Lay counselors effectively provided a depression prevention intervention to older adults with depression living in low- and middle-income countries, according to a study published in JAMA Psychiatry.
“Depression in older adults is an increasing challenge in low- and middle-income countries (LMICs), reflecting demographic shifts, scarcity of depression treatment resources, and limited effect of treatment in reducing years lived with disability,” Amit Dias, MD, from the department of preventive and social medicine, Goa Medical College, India, and colleagues wrote. “Thus, developing effective strategies for prevention of depression in LMICs is important.”
In their parallel-group randomized clinical trial, researchers tested whether lay counselors could deliver a potentially scalable intervention — known as the depression in later life intervention — to prevent later-life episodes of major depression in adults aged older than 60 years with subsyndromal depressive symptoms at rural and urban primary care clinics in Goa, India.
The intervention incorporated problem-solving therapy for primary care and brief behavioral treatment for insomnia along with education in self-care for common medical disorders and in accessing medical and social programs. Researchers assessed incidence of major depressive episodes as well as anxiety and depression symptom change over 12 months, via the 12-item General Health Questionnaire. They also measured functional status, cognition, blood pressure and BMI.
Overall, 91 participants received the depression in later life intervention and 90 received care as usual. The results showed that participants in the intervention group experienced a reduced incidence of major depression episodes compared with those in the care as usual group (4.4% vs. 14.44%; P = .04). After 1 year, the estimates of percentage of depression-free participants was lower in the intervention group than in the care as usual group (95.1% [95% CI, 90.5-99.9] vs. 87.4% [95% CI, 80.4-95.1]).
Analysis also revealed that the intervention resulted in a lower incidence of depressive symptoms after 12 months (12-month mean difference: –1.18; 95% CI, –2.03 to –0.31); however, there were no changes in measures of disability or cognition. In addition, the intervention was linked to a greater lowering of systolic blood pressure (12-month mean difference: –6.98; 95% CI, –11.96 to –2.01) and change in BMI (12-month mean difference: 0.23; 95% CI, –0.97 to 1.43).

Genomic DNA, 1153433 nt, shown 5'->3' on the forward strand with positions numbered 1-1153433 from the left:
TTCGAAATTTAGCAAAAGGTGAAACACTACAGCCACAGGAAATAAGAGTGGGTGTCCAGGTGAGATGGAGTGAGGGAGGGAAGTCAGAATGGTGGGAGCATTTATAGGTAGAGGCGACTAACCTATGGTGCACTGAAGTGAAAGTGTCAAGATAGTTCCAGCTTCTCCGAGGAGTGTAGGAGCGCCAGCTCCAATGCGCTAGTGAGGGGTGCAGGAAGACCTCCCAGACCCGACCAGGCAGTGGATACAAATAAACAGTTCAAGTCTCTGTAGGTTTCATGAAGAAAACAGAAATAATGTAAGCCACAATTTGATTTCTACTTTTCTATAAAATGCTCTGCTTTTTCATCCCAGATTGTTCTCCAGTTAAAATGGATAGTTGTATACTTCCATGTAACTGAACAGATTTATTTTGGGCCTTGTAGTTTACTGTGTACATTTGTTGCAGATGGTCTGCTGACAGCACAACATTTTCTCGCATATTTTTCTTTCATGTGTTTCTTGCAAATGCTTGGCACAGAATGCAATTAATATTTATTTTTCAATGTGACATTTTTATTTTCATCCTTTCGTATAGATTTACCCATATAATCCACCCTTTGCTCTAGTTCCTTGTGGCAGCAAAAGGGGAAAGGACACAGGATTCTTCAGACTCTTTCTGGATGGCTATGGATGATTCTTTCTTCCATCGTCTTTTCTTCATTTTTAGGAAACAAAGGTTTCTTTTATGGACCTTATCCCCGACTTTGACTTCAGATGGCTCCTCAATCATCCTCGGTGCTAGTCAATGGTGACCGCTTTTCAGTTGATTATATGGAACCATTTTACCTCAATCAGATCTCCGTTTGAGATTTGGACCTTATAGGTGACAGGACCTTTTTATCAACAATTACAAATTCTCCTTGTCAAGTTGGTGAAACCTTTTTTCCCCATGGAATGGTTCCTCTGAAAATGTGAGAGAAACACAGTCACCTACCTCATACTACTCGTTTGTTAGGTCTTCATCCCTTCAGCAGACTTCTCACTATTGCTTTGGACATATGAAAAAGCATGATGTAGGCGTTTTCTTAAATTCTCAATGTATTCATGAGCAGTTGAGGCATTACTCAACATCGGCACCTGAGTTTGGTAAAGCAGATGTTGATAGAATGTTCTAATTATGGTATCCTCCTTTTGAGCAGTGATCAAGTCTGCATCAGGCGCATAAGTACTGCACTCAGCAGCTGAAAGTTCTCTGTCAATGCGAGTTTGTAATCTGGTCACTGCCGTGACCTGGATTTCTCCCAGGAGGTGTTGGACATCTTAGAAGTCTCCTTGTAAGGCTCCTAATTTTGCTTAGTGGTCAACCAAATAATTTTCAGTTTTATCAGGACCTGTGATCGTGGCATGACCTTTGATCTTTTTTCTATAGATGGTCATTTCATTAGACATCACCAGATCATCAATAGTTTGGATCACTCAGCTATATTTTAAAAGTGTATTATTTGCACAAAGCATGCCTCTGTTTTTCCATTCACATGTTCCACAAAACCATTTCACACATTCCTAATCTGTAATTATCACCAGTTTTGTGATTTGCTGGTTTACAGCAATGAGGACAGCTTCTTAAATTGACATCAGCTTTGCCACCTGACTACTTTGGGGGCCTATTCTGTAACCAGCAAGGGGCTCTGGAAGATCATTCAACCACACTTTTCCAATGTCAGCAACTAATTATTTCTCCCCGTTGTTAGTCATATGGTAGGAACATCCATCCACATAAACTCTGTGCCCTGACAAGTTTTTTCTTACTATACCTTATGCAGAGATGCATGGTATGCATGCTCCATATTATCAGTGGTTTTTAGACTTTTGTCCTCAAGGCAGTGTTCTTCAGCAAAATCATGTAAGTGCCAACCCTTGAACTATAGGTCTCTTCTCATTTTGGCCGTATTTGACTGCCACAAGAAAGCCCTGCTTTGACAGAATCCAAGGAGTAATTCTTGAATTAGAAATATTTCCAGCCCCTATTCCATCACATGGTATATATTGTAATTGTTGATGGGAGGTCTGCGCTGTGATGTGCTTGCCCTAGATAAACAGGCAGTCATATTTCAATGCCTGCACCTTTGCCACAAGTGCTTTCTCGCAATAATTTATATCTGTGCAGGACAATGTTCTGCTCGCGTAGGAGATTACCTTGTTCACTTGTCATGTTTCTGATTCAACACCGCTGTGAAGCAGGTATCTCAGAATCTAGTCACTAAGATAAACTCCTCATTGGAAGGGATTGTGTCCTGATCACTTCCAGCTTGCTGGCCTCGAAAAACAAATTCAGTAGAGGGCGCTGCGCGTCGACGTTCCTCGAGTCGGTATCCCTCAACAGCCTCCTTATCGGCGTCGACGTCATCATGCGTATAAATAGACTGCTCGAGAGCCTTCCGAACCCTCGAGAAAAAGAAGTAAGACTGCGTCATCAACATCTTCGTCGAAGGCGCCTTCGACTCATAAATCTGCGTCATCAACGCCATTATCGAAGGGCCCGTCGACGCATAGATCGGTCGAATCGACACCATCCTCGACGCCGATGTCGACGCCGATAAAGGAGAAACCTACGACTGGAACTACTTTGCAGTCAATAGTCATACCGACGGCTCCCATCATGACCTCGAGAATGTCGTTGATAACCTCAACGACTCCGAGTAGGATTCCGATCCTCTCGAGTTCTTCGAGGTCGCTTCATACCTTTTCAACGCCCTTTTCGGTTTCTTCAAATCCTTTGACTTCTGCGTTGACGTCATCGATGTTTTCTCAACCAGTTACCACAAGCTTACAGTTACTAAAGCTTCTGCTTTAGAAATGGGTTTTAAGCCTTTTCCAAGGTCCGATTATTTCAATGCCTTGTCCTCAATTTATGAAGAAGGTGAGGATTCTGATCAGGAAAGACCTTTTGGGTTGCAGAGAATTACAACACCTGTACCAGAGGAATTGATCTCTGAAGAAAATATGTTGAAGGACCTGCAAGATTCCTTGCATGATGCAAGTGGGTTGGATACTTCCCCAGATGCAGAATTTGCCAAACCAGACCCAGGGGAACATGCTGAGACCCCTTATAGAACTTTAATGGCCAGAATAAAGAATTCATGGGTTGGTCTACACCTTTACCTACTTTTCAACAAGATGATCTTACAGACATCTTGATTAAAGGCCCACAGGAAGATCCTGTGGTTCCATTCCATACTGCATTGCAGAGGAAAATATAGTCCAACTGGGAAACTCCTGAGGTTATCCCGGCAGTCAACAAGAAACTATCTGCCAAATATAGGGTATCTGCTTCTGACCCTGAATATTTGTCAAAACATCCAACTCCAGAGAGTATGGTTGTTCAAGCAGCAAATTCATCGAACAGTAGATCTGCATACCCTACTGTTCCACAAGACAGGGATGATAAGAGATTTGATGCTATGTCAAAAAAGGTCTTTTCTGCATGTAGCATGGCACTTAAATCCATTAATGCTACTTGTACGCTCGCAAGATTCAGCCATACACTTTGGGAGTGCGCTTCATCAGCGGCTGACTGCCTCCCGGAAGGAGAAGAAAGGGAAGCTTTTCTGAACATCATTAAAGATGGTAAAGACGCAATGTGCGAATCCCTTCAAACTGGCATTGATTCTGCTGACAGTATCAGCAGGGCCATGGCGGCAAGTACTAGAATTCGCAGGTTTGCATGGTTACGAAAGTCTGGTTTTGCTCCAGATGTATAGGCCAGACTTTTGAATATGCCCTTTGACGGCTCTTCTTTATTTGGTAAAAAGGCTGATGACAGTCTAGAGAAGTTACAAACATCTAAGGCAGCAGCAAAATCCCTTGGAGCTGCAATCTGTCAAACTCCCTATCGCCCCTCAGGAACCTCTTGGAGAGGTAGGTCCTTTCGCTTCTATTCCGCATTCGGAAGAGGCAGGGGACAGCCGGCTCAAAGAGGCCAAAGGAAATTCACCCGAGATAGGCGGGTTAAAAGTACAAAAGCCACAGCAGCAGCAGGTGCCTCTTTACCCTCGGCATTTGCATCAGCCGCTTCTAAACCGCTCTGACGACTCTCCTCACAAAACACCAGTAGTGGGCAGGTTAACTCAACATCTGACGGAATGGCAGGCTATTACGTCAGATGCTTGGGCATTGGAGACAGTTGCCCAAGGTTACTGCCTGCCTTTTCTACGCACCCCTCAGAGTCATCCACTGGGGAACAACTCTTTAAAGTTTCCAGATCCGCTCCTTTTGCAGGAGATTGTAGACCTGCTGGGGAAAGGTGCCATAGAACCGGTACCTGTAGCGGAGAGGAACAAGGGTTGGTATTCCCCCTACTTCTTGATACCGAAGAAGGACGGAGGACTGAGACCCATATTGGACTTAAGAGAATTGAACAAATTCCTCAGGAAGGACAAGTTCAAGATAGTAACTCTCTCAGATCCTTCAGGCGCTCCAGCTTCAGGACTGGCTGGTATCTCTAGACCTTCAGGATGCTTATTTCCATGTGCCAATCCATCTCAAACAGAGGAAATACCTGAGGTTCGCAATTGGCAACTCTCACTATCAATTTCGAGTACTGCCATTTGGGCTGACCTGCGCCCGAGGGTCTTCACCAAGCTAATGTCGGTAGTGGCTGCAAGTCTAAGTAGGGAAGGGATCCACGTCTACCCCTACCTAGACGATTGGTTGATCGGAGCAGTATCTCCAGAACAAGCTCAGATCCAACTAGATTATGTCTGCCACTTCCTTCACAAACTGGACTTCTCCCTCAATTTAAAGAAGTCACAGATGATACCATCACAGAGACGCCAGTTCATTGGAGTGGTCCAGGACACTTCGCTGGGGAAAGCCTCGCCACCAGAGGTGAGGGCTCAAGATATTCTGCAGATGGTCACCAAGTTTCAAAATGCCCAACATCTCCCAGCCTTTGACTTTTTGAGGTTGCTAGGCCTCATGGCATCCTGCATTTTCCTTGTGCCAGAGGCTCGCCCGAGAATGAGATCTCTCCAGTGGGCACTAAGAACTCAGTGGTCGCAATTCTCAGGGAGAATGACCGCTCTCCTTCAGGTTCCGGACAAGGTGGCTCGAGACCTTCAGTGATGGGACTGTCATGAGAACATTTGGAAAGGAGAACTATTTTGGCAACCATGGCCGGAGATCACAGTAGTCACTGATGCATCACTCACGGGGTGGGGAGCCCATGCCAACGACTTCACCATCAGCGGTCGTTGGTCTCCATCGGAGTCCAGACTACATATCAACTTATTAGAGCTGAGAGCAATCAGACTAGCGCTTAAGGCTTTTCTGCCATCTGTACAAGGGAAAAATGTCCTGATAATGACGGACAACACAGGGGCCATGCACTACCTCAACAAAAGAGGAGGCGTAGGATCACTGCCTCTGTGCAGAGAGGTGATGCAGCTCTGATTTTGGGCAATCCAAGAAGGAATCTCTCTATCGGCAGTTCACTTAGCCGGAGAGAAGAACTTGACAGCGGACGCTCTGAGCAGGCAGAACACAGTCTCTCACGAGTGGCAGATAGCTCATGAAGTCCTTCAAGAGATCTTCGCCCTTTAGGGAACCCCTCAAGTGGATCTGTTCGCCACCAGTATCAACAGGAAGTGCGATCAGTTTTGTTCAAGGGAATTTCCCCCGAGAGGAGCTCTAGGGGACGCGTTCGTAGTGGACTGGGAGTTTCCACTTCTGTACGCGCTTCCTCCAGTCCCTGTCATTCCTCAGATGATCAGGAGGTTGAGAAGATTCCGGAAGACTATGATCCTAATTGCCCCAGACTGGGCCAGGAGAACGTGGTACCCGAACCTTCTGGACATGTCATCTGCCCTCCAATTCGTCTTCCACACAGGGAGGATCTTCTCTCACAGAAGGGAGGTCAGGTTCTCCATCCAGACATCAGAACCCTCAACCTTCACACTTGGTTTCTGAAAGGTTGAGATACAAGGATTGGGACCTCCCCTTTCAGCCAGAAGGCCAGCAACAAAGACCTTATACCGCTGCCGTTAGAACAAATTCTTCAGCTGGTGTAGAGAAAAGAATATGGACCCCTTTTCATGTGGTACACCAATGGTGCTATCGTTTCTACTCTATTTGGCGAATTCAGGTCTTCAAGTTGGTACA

“If the success of the [depression in later life] intervention in depression prevention can be replicated in other LMICs, then its utility and scalability would be further supported,” Dias and colleagues concluded. “In addition, the cost-effectiveness of the model in LMICs should be studied.”
It is important to develop more cost-effective programs — for example, those that encompass advances in communication technology — to help people with mental health issues from lower income countries, Jagadisha Thirthalli, MD, from the department of psychiatry, National Institute of Mental Health and Neurosciences, India, and colleagues wrote in a related editorial.
“Until funding for additional mental health human resources to implement interventions is available, alternative approaches using volunteers (lay counselors) should be explored,” Thirthalli and colleagues wrote. “This article will hopefully provide impetus to much needed research addressing the difficult question of developing scalable and sustainable programs to provide mental health care in low-resource settings.” – by Savannah Demko
Disclosure: The authors and editorial authors report no relevant financial disclosures.